Warning: No photos, just words. Quite a few.
There’s a lane way that looks a likely place for a mugger or rough sleeper to inhabit. Seemingly a street to nowhere good. It just so happens to house the hottest restaurant in Chicago right now. Don’t bother looking for illuminated signage, there is none. Walk though a working goods lift, dark and industrial. Beyond the curtain veil in to a 28 seat room open to the kitchen. Effectively, every table is a chef’s table. Eight hours later I left with a mind bended by outrageously great food and hospitality. Staff training in the way of Bindi beforehand, serving eight Bindi wines to guests over their degustation dinner, then three hours of tasting, vocabulary stretching conversation about impossibly fine and complex dishes and great wine pairings all was done. I said wow a lot to your excellence Oriel Restaurant, Chicago.
Whilst the premise of these past two weeks was the Oregon International Pinot Noir Celebration the opportunity to be despatched nationwide by Ronnie Sanders and Aaron Meeker of Vine Street Imports was too good to pass up.
IPNC is an iconic, soulful, confident gathering of passionate producers, professionals and consumers. Having been a guest winery in 2008 under the Conservation banner it was hardly entering the unknown but formally presenting 14 Australian pinots to 900 American sceptics was a first for the 30 year old IPNC. It’s fair to say some minds and palates were turned, or at least the ship is edging in the right direction. After years of Critter Wine and souped up Shiraz these fine, fragrant, persistent pinots proved to be somewhat of a revelation. A special mention to Belle Pente winery and Domaine Gouge for including Bindi in the night one on farm dinner. Sincere and serene.
From Oregon (Portland’s Le Pigeon Greg Basser? Small and perfect) to Bern’s Steakhouse in Tampa Florida was a hell of a trip for a dinner but the legend of Bern’s was upheld. All the way back to 1929! A good way to do business and put another line through a name on the bucket list.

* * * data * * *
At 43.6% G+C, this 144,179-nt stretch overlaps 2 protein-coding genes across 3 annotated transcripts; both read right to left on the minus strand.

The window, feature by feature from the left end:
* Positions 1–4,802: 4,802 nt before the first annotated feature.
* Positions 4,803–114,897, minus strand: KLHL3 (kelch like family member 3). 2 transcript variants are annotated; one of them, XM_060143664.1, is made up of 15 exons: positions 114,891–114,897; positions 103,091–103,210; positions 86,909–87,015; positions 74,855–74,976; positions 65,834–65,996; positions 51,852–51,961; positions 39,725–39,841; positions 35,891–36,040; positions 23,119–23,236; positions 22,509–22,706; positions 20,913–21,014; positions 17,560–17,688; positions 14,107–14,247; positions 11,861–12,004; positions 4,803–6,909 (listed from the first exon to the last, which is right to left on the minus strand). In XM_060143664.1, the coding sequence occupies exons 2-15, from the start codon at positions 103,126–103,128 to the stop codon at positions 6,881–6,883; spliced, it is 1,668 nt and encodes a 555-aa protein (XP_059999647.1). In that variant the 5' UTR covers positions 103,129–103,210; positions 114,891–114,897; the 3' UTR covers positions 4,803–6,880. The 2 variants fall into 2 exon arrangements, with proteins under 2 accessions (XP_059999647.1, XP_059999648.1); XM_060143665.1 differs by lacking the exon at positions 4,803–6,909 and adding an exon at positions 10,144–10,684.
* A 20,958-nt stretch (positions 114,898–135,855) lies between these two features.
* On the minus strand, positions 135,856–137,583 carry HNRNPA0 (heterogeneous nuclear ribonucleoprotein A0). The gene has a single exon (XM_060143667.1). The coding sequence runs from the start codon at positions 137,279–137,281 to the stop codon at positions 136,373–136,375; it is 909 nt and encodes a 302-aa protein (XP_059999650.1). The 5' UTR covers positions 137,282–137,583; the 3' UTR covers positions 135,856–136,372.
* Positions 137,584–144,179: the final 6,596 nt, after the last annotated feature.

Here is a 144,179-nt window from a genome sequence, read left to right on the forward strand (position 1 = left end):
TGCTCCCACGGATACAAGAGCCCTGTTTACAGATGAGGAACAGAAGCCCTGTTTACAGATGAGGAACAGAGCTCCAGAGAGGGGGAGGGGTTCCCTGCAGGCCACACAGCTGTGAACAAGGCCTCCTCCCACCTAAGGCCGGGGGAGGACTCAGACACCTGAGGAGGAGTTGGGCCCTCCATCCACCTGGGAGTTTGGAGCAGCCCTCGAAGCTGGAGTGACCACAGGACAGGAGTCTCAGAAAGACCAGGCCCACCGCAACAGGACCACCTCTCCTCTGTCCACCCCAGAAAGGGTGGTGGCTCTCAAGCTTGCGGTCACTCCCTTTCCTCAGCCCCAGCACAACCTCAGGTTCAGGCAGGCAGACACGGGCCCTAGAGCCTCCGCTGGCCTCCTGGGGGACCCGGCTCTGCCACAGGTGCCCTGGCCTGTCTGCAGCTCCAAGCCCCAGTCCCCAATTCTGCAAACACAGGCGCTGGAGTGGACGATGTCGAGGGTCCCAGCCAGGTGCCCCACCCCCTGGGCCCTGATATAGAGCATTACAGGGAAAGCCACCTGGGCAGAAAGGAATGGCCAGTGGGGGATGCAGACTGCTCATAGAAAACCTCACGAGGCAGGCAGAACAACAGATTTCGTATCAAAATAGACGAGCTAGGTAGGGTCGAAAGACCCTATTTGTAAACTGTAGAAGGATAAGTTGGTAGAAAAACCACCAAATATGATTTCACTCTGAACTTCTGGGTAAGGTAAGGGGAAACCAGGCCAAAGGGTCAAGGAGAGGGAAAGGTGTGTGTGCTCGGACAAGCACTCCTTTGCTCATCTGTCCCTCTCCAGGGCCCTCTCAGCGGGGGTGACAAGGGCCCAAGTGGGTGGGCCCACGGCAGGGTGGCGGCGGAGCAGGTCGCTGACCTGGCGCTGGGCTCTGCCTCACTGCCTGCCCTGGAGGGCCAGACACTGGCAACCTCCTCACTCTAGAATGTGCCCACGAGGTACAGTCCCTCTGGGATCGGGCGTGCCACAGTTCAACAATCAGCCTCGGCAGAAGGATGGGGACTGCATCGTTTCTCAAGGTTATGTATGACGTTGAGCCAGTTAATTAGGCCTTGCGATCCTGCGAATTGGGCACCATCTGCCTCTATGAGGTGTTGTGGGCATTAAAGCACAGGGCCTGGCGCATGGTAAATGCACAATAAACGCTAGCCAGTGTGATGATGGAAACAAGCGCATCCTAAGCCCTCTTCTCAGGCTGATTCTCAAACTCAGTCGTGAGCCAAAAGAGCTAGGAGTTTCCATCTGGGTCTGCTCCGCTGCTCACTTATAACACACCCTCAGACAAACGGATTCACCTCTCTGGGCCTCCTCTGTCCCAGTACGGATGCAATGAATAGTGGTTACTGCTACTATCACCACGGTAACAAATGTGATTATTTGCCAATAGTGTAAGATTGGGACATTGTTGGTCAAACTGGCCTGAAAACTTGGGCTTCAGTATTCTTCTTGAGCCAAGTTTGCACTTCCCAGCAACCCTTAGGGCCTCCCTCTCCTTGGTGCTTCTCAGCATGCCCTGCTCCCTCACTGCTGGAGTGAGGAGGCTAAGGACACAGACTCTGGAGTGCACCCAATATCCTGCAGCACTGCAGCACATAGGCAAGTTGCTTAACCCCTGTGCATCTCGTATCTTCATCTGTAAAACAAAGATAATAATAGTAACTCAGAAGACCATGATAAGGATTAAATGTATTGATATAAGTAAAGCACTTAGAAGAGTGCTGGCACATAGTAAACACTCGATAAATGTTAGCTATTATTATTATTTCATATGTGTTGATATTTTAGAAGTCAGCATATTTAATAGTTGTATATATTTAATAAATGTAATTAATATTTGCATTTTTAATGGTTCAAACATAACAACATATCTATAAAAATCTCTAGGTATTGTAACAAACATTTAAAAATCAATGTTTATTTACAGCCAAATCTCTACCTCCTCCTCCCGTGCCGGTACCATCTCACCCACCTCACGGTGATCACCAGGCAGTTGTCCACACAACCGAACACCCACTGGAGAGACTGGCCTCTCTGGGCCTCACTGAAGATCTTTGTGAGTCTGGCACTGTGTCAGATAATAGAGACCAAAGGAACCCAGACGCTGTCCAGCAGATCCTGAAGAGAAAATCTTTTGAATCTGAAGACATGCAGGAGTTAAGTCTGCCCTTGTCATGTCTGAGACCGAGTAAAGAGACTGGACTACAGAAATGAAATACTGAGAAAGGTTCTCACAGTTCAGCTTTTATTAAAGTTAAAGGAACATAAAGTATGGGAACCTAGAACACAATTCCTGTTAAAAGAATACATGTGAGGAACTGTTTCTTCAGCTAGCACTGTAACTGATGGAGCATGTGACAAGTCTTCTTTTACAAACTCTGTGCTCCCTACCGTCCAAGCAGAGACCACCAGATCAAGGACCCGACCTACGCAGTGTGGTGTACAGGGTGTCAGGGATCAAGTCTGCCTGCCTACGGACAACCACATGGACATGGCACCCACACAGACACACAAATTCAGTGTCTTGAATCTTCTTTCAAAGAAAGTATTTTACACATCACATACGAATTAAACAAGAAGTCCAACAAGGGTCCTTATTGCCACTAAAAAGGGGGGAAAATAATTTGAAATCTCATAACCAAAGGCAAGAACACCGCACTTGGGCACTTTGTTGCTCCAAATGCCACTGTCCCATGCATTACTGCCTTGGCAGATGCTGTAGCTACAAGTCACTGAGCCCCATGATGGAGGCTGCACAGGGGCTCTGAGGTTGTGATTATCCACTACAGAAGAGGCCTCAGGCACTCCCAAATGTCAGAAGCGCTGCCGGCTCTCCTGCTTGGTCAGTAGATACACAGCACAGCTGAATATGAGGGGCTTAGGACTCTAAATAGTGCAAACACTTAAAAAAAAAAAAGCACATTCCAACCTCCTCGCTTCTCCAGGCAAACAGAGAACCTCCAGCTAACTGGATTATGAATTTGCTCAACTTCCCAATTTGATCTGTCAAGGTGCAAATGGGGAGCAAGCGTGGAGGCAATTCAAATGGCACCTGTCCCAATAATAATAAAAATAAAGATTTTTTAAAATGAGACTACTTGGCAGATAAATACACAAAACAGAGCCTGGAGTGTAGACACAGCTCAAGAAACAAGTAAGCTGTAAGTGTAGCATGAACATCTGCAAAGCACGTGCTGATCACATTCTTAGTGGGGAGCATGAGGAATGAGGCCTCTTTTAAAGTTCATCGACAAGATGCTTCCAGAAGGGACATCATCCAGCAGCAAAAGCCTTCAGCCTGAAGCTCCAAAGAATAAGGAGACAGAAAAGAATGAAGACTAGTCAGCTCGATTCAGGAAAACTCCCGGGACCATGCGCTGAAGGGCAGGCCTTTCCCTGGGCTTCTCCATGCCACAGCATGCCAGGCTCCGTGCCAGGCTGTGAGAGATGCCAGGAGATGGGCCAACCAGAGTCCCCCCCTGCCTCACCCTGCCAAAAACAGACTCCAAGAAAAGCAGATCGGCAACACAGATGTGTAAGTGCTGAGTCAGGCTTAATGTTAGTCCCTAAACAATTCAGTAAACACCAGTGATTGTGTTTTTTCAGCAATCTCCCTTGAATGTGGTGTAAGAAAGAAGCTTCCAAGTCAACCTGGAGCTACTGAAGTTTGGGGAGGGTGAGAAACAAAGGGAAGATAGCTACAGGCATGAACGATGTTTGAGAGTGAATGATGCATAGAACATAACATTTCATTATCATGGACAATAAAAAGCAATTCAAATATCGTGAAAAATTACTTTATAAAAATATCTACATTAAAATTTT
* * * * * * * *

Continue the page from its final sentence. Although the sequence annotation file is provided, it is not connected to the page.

As is the Sanders way, opening and maintaining markets in exotic locations is a life calling and The Island House in Nassau Bahamas is both a great customer and more than enriching location. Tranquil. Soothing. Reaching. Further from the rain, cold and wind of Melbourne you could not be!
Twenty four hours in NYC and tasting Bindi wines with the brilliant Michael Engelman MS and 50 staff at the stunning Modern Restaurant was a remarkable entree into the pace and quality that their intensity and passion deliver. It’s hard to imagine that this beautifully located restaurant is now closed for a very significant renovation that will surely see it strive for a move from two stars to three? Talk about ambition!
I’ve got a lot of affection for Philadelphia and to walk it’s streets and neighbourhoods again and to see old industry contacts and meet new customers was wonderful. It’s a conservative, old city but scratch the surface and there’s a lot of love in the wine community that Vine Street have connected with and built up. As always, the lamest of lame background soundtrack in my mind switches from Rocky to Springsteen, no matter what I listen to. Cringeworthy sentimentality.
The plains of Oklahoma and its own City and sibling Tulsa are warm hearted (well, ok, summer time hot bordering on sweltering) and the people look you in the eye when you pass on the street. From five years ago the wine culture is racing along and eclectic bars and eating houses proliferate. The team at Thirst Wine have a lot of love for Bindi and it was here I enjoyed quite a few of our wines from the mid 2000s that shone and looked every bit as young as the wines we hold in our own cellar. That’s careful shipping and storage at its finest and the longevity of the wines was compelling and appreciated.
Reputations are hard won in a country of great culinary cities and Chicago’s bounty of grand and niche restaurants makes for a deserved claim to a place on the dais. Showing wines to 17 restaurants in two days looked arduous but in reality was a revelation and full of energy. So much goodwill, knowledge and smiles. And a genuine engagement with the Bindi path.
The USA faces some tough issues right now with its unique electoral choices, the enormous presence of guns and their advocates as well as the more global shared issues of race and extremist violence. The wine and food sector is usually filled with lovers not fighters, carers not haters so perhaps my impressions carry a bias to compassion rather than fear. Over two weeks I’ve seen and heard a lot of concern, a lot of thoughtfulness. Of a hope for fairness, opportunity, safety, to be acting and perceived as progressive and enlightened. It’s been uplifting.
Tonight, before flying on Saturday, I tentatively begin the journey home by presenting a Bindi dinner for the Australian Consulate in LA. Edging home with work to do.
And next time? There’s an inspiring event in Dallas that’s captured my imagination called TexSom that is calling for 2017….